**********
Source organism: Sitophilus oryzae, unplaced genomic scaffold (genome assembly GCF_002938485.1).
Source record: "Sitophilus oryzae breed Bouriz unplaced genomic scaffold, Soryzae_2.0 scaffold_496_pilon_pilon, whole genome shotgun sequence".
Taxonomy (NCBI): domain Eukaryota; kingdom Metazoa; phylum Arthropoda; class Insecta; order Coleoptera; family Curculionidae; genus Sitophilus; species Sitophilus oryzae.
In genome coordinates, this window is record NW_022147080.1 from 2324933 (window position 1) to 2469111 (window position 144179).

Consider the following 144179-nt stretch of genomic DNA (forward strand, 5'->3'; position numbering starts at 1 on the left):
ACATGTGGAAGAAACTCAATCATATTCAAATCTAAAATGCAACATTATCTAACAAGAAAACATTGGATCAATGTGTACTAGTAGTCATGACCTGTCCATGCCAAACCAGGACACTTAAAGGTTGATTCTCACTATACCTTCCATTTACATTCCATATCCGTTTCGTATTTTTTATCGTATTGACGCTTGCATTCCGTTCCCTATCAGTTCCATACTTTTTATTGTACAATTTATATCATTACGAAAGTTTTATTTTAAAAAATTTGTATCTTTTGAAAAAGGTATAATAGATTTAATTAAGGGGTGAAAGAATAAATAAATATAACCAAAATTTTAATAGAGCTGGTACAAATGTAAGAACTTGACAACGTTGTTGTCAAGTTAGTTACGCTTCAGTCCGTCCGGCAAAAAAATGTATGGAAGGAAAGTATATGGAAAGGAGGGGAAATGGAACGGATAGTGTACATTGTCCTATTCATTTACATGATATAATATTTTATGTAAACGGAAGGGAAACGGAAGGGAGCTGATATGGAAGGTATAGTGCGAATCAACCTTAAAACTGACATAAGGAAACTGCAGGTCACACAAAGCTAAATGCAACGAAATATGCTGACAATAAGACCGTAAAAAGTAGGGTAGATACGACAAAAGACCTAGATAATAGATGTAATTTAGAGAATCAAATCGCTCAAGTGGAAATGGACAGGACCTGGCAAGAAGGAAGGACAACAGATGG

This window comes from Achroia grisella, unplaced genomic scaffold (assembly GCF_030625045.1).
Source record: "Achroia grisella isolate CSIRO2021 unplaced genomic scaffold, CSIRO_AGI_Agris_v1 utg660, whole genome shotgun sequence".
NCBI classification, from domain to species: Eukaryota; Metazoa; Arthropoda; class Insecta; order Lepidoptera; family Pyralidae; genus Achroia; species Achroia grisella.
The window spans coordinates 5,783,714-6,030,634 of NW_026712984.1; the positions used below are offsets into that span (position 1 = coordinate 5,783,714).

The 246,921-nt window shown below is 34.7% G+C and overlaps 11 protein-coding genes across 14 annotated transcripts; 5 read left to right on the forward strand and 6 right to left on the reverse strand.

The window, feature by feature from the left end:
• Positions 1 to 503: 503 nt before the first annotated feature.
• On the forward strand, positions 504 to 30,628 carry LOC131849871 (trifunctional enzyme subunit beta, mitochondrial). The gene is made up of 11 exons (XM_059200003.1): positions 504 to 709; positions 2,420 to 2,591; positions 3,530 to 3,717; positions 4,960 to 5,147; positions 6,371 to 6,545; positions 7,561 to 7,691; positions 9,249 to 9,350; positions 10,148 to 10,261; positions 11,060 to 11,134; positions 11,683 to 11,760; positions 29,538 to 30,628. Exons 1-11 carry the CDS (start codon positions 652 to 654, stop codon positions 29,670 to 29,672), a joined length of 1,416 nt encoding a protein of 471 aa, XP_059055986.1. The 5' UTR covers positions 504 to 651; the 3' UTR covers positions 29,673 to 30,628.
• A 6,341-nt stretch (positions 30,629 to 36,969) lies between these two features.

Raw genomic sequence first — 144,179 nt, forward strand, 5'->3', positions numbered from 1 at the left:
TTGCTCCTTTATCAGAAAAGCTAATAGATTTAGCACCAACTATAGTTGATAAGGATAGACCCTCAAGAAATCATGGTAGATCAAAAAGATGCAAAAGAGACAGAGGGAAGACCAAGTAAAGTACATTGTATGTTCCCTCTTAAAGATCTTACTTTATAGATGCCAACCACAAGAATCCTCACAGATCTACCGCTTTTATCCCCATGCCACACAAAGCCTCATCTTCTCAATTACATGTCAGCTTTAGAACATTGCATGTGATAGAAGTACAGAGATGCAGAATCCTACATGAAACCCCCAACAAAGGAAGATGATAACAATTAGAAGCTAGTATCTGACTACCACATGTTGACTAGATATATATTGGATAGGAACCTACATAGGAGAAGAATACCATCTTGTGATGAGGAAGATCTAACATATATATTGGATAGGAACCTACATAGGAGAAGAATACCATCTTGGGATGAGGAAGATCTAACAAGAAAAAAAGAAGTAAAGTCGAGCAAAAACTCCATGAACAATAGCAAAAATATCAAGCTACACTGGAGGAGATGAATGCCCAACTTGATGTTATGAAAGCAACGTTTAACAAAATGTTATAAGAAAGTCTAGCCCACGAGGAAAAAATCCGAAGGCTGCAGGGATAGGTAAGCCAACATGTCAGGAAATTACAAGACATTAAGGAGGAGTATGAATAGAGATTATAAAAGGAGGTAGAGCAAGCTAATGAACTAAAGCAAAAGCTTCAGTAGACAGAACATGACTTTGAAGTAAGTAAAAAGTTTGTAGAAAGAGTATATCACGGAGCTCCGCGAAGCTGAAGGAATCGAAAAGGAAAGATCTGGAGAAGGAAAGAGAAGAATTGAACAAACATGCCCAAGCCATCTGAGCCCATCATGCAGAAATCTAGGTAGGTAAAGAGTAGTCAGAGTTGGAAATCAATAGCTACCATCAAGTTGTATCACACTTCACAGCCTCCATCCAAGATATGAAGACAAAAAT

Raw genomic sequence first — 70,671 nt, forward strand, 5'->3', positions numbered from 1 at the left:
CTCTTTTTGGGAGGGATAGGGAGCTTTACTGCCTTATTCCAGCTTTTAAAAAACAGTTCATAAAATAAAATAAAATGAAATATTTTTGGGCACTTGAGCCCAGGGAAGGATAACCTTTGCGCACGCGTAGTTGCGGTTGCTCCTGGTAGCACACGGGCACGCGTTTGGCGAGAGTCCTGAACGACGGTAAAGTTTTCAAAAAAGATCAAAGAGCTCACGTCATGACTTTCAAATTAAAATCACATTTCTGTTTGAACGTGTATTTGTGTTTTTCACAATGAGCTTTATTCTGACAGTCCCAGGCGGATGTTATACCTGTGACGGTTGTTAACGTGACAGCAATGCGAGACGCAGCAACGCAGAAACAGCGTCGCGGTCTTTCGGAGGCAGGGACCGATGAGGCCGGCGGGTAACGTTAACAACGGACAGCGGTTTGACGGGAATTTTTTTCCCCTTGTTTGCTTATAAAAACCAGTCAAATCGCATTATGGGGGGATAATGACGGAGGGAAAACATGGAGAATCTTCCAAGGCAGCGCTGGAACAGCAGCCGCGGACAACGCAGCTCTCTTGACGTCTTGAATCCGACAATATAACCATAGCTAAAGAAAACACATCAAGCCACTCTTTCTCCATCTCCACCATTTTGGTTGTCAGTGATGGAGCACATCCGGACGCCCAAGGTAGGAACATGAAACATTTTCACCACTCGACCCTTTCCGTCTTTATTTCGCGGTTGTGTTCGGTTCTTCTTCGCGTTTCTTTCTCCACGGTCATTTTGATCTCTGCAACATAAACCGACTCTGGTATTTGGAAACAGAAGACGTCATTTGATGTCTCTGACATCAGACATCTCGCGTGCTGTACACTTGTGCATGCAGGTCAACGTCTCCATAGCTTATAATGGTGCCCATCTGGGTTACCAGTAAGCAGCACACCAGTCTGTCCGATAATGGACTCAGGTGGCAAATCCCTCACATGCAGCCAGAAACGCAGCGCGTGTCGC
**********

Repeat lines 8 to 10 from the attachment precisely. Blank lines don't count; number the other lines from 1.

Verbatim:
Source record: "Achroia grisella isolate CSIRO2021 unplaced genomic scaffold, CSIRO_AGI_Agris_v1 utg660, whole genome shotgun sequence".
NCBI classification, from domain to species: Eukaryota; Metazoa; Arthropoda; class Insecta; order Lepidoptera; family Pyralidae; genus Achroia; species Achroia grisella.
The window spans coordinates 5,783,714-6,030,634 of NW_026712984.1; the positions used below are offsets into that span (position 1 = coordinate 5,783,714).